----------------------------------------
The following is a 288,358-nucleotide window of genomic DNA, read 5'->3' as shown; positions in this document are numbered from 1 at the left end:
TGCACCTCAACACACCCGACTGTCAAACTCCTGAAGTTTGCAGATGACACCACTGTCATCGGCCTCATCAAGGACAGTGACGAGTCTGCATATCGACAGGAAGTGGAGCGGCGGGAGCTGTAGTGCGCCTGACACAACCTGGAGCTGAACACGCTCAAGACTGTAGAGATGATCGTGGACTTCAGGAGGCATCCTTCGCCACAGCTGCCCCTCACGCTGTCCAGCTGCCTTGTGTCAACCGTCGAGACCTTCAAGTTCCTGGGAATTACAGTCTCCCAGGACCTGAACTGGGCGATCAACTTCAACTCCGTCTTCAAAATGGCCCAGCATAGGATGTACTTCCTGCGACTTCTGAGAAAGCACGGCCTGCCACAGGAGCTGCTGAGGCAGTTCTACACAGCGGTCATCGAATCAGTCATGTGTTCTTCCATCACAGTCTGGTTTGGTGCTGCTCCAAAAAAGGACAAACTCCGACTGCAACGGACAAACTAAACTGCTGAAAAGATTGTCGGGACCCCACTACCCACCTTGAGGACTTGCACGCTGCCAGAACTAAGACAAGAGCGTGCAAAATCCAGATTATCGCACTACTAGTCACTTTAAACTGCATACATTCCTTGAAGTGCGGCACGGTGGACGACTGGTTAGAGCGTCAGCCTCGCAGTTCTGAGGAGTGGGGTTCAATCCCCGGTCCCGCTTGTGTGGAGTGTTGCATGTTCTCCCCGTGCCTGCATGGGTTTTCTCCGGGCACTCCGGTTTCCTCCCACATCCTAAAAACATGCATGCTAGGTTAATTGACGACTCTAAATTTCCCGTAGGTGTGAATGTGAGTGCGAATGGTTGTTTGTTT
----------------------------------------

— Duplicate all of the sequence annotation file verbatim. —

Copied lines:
The following is a 288,358-nucleotide window of genomic DNA, read 5'->3' as shown; positions in this document are numbered from 1 at the left end:
TGCACCTCAACACACCCGACTGTCAAACTCCTGAAGTTTGCAGATGACACCACTGTCATCGGCCTCATCAAGGACAGTGACGAGTCTGCATATCGACAGGAAGTGGAGCGGCGGGAGCTGTAGTGCGCCTGACACAACCTGGAGCTGAACACGCTCAAGACTGTAGAGATGATCGTGGACTTCAGGAGGCATCCTTCGCCACAGCTGCCCCTCACGCTGTCCAGCTGCCTTGTGTCAACCGTCGAGACCTTCAAGTTCCTGGGAATTACAGTCTCCCAGGACCTGAACTGGGCGATCAACTTCAACTCCGTCTTCAAAATGGCCCAGCATAGGATGTACTTCCTGCGACTTCTGAGAAAGCACGGCCTGCCACAGGAGCTGCTGAGGCAGTTCTACACAGCGGTCATCGAATCAGTCATGTGTTCTTCCATCACAGTCTGGTTTGGTGCTGCTCCAAAAAAGGACAAACTCCGACTGCAACGGACAAACTAAACTGCTGAAAAGATTGTCGGGACCCCACTACCCACCTTGAGGACTTGCACGCTGCCAGAACTAAGACAAGAGCGTGCAAAATCCAGATTATCGCACTACTAGTCACTTTAAACTGCATACATTCCTTGAAGTGCGGCACGGTGGACGACTGGTTAGAGCGTCAGCCTCGCAGTTCTGAGGAGTGGGGTTCAATCCCCGGTCCCGCTTGTGTGGAGTGTTGCATGTTCTCCCCGTGCCTGCATGGGTTTTCTCCGGGCACTCCGGTTTCCTCCCACATCCTAAAAACATGCATGCTAGGTTAATTGACGACTCTAAATTTCCCGTAGGTGTGAATGTGAGTGCGAATGGTTGTTTGTTT